Alfvén waves with periods from <1 to >10 hours are shown to be continuously present in the sun's south and north polar regions. Below ≈ 30° latitude, as revealed by the rapid traversal of the equatorial region by Ulysses, the wave power averaged over a solar rotation decreases abruptly. The correlations between magnetic field and solar wind velocity fluctuations, upon which the wave identification is based, indicate outward propagation in both hemispheres. The Ulysses observations are consistent with many of the properties of Alfvén waves seen in the ecliptic in association with high speed streams. Some implications of the waves in the polar regions are explored. Because of the long wavelengths, which reach ≈ 0.3AU, the waves resonate with 10–10³MeV/nucleon galactic cosmic rays and oppose their entry into the polar caps. The wave amplitudes imply a contribution to the acceleration of the high latitude wind due to momentum transfer of only a few percent.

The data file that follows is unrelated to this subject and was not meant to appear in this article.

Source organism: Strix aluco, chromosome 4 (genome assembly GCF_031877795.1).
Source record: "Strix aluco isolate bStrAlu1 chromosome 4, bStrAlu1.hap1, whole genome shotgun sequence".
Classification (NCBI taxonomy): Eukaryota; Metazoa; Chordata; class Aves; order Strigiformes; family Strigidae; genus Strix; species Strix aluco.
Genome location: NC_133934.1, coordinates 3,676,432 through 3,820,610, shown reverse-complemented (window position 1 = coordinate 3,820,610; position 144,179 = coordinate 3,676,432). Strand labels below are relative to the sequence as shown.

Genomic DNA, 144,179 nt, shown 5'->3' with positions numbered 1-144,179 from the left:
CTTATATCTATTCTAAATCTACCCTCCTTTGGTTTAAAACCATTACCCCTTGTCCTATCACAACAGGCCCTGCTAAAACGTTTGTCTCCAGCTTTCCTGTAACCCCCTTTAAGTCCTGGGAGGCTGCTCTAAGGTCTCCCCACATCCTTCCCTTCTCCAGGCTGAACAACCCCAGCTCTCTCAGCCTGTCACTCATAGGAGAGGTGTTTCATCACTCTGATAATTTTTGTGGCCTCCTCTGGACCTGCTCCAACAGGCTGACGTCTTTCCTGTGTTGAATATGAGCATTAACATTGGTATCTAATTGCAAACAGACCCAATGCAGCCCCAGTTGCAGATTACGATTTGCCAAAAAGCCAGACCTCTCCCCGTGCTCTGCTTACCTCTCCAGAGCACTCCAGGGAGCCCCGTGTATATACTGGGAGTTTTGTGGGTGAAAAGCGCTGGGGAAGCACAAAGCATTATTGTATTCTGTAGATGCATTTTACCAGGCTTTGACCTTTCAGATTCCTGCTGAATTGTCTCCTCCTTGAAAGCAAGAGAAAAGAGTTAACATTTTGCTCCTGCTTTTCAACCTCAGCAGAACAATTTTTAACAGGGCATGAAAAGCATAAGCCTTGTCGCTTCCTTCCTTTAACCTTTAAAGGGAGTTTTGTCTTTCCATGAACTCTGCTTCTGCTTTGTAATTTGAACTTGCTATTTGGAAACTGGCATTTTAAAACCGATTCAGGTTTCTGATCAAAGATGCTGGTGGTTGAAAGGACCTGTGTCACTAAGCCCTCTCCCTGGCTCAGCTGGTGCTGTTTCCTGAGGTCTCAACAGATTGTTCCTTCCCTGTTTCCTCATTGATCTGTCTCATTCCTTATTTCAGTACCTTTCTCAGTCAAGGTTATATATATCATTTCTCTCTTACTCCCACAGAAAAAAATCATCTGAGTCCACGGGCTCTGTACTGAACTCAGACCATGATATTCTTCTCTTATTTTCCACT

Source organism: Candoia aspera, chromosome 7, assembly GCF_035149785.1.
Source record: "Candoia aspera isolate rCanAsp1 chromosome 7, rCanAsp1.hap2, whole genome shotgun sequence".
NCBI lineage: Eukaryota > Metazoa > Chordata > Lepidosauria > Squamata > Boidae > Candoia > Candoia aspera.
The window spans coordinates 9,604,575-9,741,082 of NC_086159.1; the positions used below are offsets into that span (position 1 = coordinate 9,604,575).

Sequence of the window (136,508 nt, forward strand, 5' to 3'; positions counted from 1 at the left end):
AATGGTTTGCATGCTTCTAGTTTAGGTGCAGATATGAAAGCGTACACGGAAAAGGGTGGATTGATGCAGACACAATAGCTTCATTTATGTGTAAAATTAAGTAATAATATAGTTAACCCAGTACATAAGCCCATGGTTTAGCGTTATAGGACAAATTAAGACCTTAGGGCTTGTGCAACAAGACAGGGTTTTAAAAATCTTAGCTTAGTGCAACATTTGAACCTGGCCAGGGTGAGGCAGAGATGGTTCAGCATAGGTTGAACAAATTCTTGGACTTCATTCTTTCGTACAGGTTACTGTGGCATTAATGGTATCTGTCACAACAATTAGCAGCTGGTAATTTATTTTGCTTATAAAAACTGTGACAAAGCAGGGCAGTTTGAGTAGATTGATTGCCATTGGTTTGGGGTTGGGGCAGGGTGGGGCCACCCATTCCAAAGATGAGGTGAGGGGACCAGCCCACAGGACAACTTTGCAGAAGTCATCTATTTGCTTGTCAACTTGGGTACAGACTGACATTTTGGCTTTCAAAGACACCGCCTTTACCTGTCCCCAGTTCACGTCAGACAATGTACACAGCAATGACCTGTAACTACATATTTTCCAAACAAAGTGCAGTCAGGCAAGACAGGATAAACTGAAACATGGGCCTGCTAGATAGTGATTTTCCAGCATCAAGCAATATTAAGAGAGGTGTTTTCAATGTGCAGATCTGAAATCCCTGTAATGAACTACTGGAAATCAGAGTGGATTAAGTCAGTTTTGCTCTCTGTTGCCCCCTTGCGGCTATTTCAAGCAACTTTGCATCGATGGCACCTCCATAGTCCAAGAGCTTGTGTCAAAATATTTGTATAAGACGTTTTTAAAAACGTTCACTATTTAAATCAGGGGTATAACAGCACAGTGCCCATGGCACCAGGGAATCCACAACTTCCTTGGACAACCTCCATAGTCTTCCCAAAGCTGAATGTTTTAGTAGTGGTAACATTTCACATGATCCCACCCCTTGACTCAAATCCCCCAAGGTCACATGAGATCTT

All Science Journal Classification (ASJC) codes
- Earth and Planetary Sciences(all)